Langleys, Great Waltham
Langleys is a red brick 18th century house shaped as a H. According to Whites Directory 1848, ‘The Marshall or Mariskill family, held the manor of Langleys from the reign of John to that of Edward III., and it afterwards passed to the Everards, one of whom, (Sir Hugh,) was created a baronet, and died in 1705, leaving his estates so much in debt, that his son was obliged to sell Langleys and other estates, to Samuel Tufnell, Esq., who represented Colchester, Maldon, etc., in parliament. He pulled down most of the old mansion, and rebuilt it on a larger and more elegant plan. He also made an extensive park round it. His successors have considerably improved the house and grounds, and the present worthy proprietor is highly esteemed, both as landlord and a magistrate. His son resides at Waltham House.’
The older mansion of the Everards was the site of a strange experience in the 1662, during the time of Sir Richard Everard, 1st Baronet (died 1680) and his second wife, Frances Lee (daughter of Sir Robert Lee, of Billefly, Warwickshire), who were married at St Ann’s, Blackfriars on 11 September 1653. The following account was published in The Haunted Homes and Family Traditions of Great Britain by John Ingram (1897).
‘In his Treatise on Spirits, John Beaumont recites a very singular account of an apparition seen by the daughter of Sir Charles Lee, and related to the Bishop of Gloucester by the lady’s father himself. It is considered one of the best authenticated cases on record.
Sir Charles Lee had one only daughter by his first wife, who died at the child’s birth. At her own desire, Lady Everard, sister of the deceased lady, had the child with her to educate it, and kept it under her care until she was of marriageable age. Ultimately, Miss Lee was engaged to Sir William Perkins, and the marriage was agreed upon, when it was prevented in an extraordinary manner. “Upon a Thursday night,” to quote the Bishop’s own words, Miss Lee, “thinking she saw a light in her chamber after she was in bed, knocked for her maid, who presently came to her; and she asked her why she left a candle burning in hei chamber. The maid said she left none, and there was none but what she brought with her at that time. Then she said it was the fire; but that, her maid told her, was quite out, and said she believed it was only a dream, whereupon she said it might be so, and composed her- self again to sleep. But about two of the clock she was awakened again, and saw the apparition of a little woman between her curtain and her pillow, who told her she was her mother, that she was happy, and that by twelve o’clock that day she should be with her. Whereupon she knocked again for her maid, called for her clothes, and when she was dressed went into her closet, and came not out again till nine, and then brought out with her a letter, sealed, to her father, brought it to her aunt, the Lady Everard, told her what had happened, and desired that as soon as she was dead it might be sent to him. But the lady thought she was suddenly fallen mad, and thereupon sent presently away to Chelmsford for a physician and surgeon, who both came immediately; but the physician could discern no indication of what the lady imagined, or of any indisposition of her body. Notwithstanding the lady would needs have her let blood, which was done accordingly. And when the young woman had patiently let them do what they would with her, she desired that the chaplain might be called to read prayers; and when the prayers were ended she took her guitar and psalm-book, and sate down upon a chair without arms, and played and sung so melodiously and admirably, that her music-master, who was there, admired at it. And near the stroke of twelve she rose, and sat herself down in a great chair with arms, and presently, fetching a strong breathing or two, immediately expired; and was so suddenly cold as was much wondered at by the physician and surgeon. She died at Waltham, in Essex, three miles from Chelmsford; and the letter was sent to Sir Charles, at his house in Warwickshire; but he was so afflicted with the death of his daughter, that he came not till she was buried. But when he came he caused her body to be taken up and to be buried by her mother at Edmonton, as she desired in her letter.”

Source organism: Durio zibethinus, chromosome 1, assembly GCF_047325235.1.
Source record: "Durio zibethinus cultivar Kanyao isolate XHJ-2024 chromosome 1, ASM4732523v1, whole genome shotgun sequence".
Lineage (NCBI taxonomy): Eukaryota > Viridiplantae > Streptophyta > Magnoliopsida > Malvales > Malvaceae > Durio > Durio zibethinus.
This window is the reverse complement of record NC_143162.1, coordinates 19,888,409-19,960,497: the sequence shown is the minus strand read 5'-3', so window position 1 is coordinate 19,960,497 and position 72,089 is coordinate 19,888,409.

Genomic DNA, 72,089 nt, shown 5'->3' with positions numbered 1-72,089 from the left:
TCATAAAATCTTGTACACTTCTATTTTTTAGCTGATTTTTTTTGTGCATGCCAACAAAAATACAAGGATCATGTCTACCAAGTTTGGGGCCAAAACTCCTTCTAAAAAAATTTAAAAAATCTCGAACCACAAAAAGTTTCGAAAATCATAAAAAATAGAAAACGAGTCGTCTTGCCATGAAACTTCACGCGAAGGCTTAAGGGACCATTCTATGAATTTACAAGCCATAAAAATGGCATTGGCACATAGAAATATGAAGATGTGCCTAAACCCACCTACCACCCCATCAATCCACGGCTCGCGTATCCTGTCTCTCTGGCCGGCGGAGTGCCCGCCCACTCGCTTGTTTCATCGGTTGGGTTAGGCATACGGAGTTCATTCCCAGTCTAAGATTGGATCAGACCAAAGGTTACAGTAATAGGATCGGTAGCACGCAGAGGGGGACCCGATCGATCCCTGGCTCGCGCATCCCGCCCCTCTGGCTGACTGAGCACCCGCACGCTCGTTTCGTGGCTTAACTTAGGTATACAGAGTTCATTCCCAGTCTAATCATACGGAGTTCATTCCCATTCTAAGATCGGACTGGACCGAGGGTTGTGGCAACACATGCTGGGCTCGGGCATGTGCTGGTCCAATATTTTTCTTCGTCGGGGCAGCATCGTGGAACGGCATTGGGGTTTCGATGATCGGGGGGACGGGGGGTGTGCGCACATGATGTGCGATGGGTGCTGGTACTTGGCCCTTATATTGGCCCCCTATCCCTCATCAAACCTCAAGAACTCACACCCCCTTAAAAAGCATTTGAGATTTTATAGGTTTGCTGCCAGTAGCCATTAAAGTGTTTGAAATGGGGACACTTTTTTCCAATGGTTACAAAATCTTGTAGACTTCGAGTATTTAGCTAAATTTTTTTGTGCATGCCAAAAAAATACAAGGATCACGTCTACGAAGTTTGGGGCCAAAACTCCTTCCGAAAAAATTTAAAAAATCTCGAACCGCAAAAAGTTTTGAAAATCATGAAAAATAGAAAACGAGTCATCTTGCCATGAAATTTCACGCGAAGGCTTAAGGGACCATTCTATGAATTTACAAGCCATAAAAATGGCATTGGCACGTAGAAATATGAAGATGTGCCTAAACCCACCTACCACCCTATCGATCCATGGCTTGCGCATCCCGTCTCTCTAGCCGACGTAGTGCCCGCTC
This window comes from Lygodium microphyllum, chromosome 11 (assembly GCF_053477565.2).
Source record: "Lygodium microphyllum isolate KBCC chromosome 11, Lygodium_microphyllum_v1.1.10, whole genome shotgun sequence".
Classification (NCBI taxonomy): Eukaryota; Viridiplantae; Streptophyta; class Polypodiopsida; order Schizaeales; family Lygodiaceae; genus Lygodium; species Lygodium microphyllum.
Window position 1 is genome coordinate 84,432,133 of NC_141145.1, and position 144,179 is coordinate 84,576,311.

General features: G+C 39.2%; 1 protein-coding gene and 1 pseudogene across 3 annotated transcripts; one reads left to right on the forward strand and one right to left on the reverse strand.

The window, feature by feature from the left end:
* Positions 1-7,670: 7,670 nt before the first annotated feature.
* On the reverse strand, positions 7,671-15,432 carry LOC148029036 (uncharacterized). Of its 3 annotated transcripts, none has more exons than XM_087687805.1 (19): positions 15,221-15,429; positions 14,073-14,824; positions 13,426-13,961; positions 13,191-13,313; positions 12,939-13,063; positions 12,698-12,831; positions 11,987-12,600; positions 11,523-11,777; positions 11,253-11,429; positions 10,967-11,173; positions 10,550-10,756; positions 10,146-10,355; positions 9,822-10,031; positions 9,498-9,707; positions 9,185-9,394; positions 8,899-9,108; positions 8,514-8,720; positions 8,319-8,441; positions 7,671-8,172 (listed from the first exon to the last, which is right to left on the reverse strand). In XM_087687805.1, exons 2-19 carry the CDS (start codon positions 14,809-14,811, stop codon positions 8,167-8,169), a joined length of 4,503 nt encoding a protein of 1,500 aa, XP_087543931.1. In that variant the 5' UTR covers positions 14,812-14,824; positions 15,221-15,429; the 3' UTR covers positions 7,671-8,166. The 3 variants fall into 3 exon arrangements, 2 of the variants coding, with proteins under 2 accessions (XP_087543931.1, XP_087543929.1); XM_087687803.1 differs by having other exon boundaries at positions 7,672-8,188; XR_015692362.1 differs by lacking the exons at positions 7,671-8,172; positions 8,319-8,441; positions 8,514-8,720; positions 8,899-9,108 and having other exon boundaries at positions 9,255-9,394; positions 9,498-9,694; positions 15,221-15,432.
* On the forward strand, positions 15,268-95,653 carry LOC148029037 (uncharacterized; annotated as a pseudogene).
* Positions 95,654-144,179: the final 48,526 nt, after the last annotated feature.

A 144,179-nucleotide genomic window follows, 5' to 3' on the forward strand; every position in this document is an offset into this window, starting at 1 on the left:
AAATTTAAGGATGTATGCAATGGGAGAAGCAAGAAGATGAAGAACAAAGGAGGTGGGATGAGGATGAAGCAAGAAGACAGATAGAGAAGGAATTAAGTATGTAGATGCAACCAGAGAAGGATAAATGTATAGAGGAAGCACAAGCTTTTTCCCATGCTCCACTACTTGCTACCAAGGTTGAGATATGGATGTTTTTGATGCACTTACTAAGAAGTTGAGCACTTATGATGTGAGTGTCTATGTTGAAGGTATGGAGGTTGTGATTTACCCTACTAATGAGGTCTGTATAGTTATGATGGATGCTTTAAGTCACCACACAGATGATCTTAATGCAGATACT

This event occurred in 1662, and there is no record, so far as we are aware, that any later, or, indeed, any previous, supernatural manifestations took place at Lady Everard’s place.’